Derek Fisher - we already covered him, so let's move on to...

...Trevor Ariza. I think Odom is more valuable to this team. With Bynum's injury history and general flightiness, you can't underestimate the importance of having a guy on the bench who fits into the puzzle so easily and brings just as much to the table in his own way.

But Ariza's defense, athleticism, outside shooting, and knack for getting his hand on the ball were huge to this championship run. If he ever learns some moves off the dribble he'll be Eddie Jones 2.0. Every title team has a Trevor Ariza on it; I hope the Lakers still have him next year.

Andrew Bynum—He didn't do much in the postseason, aside from a moment here and there, but if he hadn't gotten hurt last season, L.A. might not have felt the same urgency to cash in on the Gasol insurance policy. He's shown flashes of dominance, and when he gets right again, it'll be even more hell for the rest of the league.

Luke Walton—Other than Odom, he made the biggest impact of any Lakers bench player this postseason. Just solid.

Sasha Vujacic—Wasn't much of a Machine this time around. Sasha kind of went in the tank this season after a breakout performance last year. He saw a decrease in playing time as Ariza stole the minutes he got playing alongside Kobe to finish games last year, but he also didn't shoot as well as he did last year, from 45 percent overall and 44 percent from deep to 39 and 36 from three.

It was almost as if he played over his head last year and fell back to earth this season. He went scoreless in the Finals, which is kind of incredible—when he signed that new contract last summer no one envisioned him struggling so mightily.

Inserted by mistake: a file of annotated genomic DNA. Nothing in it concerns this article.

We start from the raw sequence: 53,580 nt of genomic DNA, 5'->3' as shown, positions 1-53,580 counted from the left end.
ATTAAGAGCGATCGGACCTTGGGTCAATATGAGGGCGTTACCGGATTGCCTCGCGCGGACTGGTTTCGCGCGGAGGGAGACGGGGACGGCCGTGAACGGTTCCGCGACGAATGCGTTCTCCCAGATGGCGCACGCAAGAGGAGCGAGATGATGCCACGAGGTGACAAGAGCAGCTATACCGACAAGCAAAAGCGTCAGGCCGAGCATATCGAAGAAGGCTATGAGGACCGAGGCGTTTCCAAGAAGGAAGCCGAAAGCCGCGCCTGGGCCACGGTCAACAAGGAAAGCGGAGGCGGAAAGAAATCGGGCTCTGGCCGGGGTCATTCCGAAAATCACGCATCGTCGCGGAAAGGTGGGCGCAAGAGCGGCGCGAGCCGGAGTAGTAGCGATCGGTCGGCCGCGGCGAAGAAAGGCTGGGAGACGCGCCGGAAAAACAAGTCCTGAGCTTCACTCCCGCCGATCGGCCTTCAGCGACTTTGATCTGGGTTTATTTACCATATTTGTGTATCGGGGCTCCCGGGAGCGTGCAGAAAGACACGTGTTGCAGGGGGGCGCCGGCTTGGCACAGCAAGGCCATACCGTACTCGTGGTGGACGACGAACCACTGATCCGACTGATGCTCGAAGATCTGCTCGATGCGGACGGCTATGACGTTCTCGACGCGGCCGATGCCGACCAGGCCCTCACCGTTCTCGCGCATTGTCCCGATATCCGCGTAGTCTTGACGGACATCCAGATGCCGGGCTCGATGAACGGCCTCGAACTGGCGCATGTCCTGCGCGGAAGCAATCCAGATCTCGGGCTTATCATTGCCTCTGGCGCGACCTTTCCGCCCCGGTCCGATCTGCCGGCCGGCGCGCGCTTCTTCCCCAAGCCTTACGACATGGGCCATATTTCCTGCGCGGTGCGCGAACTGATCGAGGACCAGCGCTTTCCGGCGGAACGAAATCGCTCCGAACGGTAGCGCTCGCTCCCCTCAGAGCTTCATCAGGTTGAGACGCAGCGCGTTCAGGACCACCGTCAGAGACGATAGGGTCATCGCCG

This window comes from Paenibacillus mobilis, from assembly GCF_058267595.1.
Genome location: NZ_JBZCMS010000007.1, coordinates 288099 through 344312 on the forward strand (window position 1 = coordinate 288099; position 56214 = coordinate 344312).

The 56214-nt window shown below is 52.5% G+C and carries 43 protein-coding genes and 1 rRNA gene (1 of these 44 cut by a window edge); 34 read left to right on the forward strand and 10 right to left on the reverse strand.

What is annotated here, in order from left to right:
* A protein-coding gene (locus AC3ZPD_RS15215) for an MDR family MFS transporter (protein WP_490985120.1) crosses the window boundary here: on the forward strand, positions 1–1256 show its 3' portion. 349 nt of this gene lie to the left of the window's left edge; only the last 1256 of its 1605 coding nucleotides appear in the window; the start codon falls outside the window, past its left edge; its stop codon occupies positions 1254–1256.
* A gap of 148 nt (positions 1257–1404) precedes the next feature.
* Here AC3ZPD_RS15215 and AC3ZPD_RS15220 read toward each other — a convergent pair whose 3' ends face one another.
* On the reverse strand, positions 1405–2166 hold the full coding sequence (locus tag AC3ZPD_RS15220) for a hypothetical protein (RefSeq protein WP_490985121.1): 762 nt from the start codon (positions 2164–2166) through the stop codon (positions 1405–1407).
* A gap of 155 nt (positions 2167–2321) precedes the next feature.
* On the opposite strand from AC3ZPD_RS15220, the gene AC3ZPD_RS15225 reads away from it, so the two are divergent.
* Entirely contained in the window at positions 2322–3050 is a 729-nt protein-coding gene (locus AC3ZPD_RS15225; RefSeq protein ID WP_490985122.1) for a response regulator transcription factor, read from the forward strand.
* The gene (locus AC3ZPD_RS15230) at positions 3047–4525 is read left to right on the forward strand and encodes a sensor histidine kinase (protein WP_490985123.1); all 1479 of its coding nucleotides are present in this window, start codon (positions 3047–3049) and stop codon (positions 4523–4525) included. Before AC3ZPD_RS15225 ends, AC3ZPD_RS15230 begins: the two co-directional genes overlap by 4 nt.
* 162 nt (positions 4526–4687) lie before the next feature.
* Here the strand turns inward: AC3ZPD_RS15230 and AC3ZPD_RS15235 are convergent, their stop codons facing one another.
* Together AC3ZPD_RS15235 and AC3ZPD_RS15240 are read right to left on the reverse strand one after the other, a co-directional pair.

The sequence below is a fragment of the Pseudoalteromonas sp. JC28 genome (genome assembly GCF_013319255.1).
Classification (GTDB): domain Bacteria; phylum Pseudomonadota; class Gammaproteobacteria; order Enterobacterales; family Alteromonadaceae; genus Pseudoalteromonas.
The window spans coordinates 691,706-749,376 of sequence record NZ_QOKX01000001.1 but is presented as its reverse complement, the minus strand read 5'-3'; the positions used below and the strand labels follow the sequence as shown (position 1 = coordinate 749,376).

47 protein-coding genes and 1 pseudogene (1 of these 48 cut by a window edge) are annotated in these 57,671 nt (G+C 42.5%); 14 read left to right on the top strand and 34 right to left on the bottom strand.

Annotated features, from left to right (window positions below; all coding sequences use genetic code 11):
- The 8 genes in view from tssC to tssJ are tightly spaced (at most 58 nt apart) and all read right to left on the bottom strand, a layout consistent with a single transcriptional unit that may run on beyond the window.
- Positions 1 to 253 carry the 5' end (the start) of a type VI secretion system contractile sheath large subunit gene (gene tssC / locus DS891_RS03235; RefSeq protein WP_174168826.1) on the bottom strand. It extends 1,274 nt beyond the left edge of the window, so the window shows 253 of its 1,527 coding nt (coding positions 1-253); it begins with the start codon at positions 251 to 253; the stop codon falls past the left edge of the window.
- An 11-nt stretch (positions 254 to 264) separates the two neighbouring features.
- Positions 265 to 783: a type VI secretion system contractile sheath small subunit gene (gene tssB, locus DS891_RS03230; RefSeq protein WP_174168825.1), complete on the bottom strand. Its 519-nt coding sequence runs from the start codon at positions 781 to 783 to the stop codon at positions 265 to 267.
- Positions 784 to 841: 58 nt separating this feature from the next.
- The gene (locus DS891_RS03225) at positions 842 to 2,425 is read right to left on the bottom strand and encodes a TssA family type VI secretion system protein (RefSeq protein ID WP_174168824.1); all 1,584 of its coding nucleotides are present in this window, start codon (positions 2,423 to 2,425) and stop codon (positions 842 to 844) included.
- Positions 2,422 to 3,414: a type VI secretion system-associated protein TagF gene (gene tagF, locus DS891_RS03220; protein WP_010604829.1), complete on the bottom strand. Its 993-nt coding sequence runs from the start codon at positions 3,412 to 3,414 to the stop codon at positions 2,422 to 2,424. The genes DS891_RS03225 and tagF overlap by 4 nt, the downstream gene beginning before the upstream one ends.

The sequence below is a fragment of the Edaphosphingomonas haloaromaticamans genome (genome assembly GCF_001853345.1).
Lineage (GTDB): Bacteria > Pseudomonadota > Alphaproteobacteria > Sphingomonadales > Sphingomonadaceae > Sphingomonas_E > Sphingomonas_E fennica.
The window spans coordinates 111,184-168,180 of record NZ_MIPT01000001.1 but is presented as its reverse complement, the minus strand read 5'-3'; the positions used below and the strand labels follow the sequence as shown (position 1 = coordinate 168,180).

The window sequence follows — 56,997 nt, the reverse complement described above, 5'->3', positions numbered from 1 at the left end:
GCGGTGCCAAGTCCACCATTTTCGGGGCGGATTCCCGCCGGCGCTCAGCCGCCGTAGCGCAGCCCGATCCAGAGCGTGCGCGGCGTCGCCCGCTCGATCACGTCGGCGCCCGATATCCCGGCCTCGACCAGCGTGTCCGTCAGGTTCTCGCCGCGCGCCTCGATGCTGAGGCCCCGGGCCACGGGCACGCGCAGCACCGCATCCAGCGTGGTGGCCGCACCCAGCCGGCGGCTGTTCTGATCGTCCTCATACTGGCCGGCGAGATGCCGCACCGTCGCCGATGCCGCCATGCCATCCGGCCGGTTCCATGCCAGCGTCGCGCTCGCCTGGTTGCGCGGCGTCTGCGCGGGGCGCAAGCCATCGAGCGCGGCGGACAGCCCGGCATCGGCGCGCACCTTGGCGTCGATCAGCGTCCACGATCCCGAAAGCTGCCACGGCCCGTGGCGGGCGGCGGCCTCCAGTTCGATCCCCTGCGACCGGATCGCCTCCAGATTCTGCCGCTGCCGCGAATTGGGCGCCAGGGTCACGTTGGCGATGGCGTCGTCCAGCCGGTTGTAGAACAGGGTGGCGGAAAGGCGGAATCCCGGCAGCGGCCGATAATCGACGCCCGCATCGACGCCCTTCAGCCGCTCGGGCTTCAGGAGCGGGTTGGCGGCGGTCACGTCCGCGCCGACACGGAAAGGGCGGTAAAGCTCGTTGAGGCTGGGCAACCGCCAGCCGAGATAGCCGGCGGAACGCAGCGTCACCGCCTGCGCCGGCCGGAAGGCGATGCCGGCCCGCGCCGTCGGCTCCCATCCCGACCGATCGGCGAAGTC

But he's still Sasha, he's still our Sasha, and we love him regardless. Regardless of his poor play he was a key rotation player this year, so he can wear his ring with pride. The same can be said of his back-court buddy...

...Jordan Farmar, another good character guy on a team stacked with them. Jordan hit a sort of junior wall this season, if that exists (I know it doesn't).

He missed time with a knee injury and just flat struggled all season, somehow regressing from a strong sophomore campaign. He lost his job at the end of the season and beginning of the playoffs, shared it, and finally retrieved it in the Finals—a lot of this fluctuation dictated by the match-ups that were presented in each series. He just has to get his confidence back and he'll be fine, I still see him as the point guard of the future. However, I hope...

...Shannon Brown is still around to push him. He's a free agent also, and hopefully the Lakers can afford to keep him.

A perceived throw-in in the Radmanovic trade, Brown surprisingly proved a natural fit for the triangle offense: he has good size, he can shoot, he defends, and it doesn't matter that he's not a pure point guard because the triple-post doesn't require one. He's also an insane athlete (the best on the team and one of the best raw athletes in the league), allowing him to play the two on occasion, and he plays hard as hell every second he's out there. He could probably make more money elsewhere, but I think he fits in best here.

Josh Powell—Another shrewd pickup by Mitch, Powell made only spot appearances in the playoffs, but when Bynum went down, his number was dialed and he answered the call. A money 18-foot jump-shooter, Powell always made a positive impact when he was on the floor.

Adam Morrison, Sun Yue, DJ Mbenga—Thanks for coming guys (and Vladi and Ronny, wish you were here).

Everyone deserves a curtain call—too often people forget that while the NBA is a star-driven league, and certainly the sport in which individual players can have the greatest impact on the outcome of a contest, ultimately basketball is a team game, and it takes a group effort to win. Like all other champions, that level of teamwork is what the Lakers have achieved.